Contrary to popular belief, washing your hair daily isn’t necessarily beneficial. In fact, it can strip your hair of its natural oils, causing your scalp to overproduce oil and make your hair look greasy.
2.1 Washing Less
By reducing the frequency of your hair washes, you can train your scalp to produce just the right amount of oil. This will give your hair a natural shine without making it look oily. Not only does this save water, but it also saves time and can even improve the health of your hair.
2.2 Dry Shampoo
Dry shampoo is a lifesaver for travelers. This product absorbs excess oil from your scalp, making your hair look cleaner without the need for water. However, it’s a temporary solution and shouldn’t replace regular washing.
3. Brushing and Styling
One way to extend the time between washes is by brushing your hair regularly. This helps distribute the oils from your scalp to the ends of your hair strands, keeping them moisturized and reducing the greasy look at the roots.
3.1 Choosing the Right Hairstyles
When your hair starts to look a bit greasy, opt for hairstyles that conceal this fact. Braids, buns, and updos are excellent choices. Wearing a hat or headband can also help hide unwashed hair.
3.2 Embracing Natural Styles
Traveling is all about embracing new experiences, and this includes trying out natural hair styles. Let your hair air dry whenever possible, and avoid using heat-styling tools. This can significantly reduce damage and keep your hair healthy.
4. DIY Hair Washing Methods
When you do decide to wash your hair, you’ll need to get creative. A popular method among campervan dwellers involves using a pot of warm water and a cup to wet, lather, and rinse your hair. This method is efficient and saves water.
4.1 Choosing the Right Products
When washing your hair in a campervan, it’s crucial to use the right products. Opt for biodegradable shampoos and conditioners to minimize your impact on the environment. Also, consider using leave-in conditioners to save water and time.
4.2 Post-Wash Care
After washing your hair, it’s essential to detangle it gently to avoid causing damage. Using a leave-in conditioner can help with this process. Remember to apply it away from the roots to prevent your hair from looking greasy.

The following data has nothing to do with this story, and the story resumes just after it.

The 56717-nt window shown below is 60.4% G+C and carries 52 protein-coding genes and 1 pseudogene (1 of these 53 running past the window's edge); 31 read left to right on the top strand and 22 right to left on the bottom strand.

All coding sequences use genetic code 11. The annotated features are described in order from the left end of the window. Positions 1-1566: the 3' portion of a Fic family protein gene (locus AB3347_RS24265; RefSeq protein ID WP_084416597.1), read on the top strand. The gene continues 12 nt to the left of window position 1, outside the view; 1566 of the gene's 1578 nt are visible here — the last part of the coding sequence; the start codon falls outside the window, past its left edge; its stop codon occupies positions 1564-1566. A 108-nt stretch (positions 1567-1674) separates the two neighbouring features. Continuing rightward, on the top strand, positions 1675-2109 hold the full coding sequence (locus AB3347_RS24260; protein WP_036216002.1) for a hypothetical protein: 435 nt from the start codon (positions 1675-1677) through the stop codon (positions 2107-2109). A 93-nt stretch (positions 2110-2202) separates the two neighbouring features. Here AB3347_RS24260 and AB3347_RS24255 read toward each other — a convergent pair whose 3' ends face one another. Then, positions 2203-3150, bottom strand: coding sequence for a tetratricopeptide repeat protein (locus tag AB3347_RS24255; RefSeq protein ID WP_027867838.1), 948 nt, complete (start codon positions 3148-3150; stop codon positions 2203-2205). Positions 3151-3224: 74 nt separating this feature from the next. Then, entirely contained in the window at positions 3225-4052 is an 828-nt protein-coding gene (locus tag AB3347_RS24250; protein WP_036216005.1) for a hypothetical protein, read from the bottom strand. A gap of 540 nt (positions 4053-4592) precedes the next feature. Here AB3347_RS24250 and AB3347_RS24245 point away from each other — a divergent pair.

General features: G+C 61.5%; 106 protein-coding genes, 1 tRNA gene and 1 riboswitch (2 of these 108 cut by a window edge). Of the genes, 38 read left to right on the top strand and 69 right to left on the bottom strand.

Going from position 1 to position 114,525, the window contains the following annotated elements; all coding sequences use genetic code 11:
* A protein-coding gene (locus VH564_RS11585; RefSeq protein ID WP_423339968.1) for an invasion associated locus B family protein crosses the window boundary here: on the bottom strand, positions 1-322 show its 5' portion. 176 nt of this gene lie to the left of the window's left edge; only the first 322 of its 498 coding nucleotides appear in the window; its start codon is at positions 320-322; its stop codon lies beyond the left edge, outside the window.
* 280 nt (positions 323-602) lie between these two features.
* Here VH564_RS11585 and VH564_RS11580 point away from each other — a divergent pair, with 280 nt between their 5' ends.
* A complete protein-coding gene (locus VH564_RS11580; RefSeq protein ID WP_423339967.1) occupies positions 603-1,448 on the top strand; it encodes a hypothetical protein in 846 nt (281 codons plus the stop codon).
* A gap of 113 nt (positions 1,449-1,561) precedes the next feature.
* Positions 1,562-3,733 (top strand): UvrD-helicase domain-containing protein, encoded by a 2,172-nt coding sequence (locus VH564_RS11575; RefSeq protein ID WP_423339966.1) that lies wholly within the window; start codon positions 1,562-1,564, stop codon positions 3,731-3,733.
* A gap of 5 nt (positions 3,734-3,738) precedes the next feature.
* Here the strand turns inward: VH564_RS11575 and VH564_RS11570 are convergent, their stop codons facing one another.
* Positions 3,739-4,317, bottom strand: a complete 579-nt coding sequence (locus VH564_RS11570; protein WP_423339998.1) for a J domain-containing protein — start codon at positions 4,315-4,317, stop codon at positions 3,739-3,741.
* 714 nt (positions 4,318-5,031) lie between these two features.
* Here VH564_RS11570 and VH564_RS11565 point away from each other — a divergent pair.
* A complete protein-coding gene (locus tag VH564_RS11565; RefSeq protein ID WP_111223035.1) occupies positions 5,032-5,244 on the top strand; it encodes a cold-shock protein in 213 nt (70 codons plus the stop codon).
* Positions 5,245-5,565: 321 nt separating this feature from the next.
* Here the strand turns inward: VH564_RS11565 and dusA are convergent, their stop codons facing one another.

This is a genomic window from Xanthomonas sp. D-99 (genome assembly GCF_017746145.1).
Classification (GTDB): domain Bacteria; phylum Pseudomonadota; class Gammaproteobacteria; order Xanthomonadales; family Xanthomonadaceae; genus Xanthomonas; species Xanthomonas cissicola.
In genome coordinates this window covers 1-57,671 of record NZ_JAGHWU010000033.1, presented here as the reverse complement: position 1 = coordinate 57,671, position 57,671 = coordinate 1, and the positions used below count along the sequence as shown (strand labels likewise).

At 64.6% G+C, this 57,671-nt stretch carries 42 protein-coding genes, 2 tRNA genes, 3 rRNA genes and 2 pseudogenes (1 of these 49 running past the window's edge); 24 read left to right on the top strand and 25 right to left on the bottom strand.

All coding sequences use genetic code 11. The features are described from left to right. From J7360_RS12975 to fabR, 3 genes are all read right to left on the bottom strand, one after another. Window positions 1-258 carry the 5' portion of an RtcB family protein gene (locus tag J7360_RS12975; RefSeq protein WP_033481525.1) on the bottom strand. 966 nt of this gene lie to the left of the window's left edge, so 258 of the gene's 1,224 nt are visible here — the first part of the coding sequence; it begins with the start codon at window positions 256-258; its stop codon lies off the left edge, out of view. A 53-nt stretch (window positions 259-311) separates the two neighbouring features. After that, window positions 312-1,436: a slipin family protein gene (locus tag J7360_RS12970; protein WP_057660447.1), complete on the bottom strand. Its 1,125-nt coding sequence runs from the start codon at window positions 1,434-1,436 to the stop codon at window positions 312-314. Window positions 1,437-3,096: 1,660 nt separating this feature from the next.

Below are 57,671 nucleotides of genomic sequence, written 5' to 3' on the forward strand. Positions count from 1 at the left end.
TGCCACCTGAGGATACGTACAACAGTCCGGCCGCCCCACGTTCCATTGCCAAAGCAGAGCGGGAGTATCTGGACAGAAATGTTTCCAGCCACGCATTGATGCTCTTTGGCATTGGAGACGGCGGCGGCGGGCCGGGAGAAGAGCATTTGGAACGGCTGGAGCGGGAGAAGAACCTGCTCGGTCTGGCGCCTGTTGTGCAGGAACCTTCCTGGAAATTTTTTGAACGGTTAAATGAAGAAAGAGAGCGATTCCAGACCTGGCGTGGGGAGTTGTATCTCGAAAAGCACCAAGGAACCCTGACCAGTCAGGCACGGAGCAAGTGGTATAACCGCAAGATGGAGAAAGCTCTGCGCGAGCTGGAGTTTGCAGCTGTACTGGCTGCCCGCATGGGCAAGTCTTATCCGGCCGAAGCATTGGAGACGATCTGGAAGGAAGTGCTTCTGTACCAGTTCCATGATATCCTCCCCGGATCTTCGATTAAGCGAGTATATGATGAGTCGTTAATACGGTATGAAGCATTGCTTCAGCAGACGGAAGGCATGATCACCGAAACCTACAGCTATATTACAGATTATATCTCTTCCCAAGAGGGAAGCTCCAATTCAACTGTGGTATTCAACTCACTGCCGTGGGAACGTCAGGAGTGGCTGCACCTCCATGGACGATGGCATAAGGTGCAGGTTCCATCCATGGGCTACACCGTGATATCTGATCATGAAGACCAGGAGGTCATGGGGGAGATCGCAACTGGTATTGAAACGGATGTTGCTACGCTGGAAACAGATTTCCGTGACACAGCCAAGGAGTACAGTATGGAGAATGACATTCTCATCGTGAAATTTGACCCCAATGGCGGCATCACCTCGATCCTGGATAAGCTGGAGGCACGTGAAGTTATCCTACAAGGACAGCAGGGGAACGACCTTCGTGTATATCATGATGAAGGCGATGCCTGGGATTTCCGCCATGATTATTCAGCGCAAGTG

5. Hair Protection
When traveling, your hair is exposed to various elements like the sun, wind, and dust. Therefore, it’s crucial to protect it.
5.1 Sun Protection
The sun can cause significant damage to your hair, leading to dryness, brittleness, and color fading. Wearing a hat or scarf can provide your hair with much-needed protection from harmful UV rays.
5.2 Wind and Dust Protection
Wind can tangle your hair, while dust can make it look dull and dirty. Tying your hair in a bun or braid can help protect it from these elements.
6. Hair Care Post-Swimming
If your travels involve swimming in lakes or the sea, you’ll need to take extra care of your hair. Rinse your hair thoroughly after swimming to remove any salt or chlorine, and consider using a leave-in conditioner to restore moisture.
7. Post-Travel Hair Care
After returning from your travels, it’s a good idea to give your hair some extra TLC. Consider a deep conditioning treatment or a hair mask to restore moisture and repair any damage.
8. Embrace the Journey
Traveling in a campervan or RV is all about embracing the journey, and this includes your hair care routine. It might take some time to adapt to the changes, but with these tips, you can maintain beautiful, healthy hair on the road.
Remember, your hair is just as much a part of your journey as the destinations you visit. So take care of it, and let it be a testament to your exciting nomadic lifestyle.
“Travel, like hair care, should never be a chore but rather an adventure”
9. Join the Community
Connect with other travelers and share your own hair care tips. Remember, everyone’s hair is different, so what works for one person might not work for everyone. Be open to new ideas and always be ready to experiment.
These tips from Nicole Hudson Hair Salon are sure to make your travelling much more comfortable.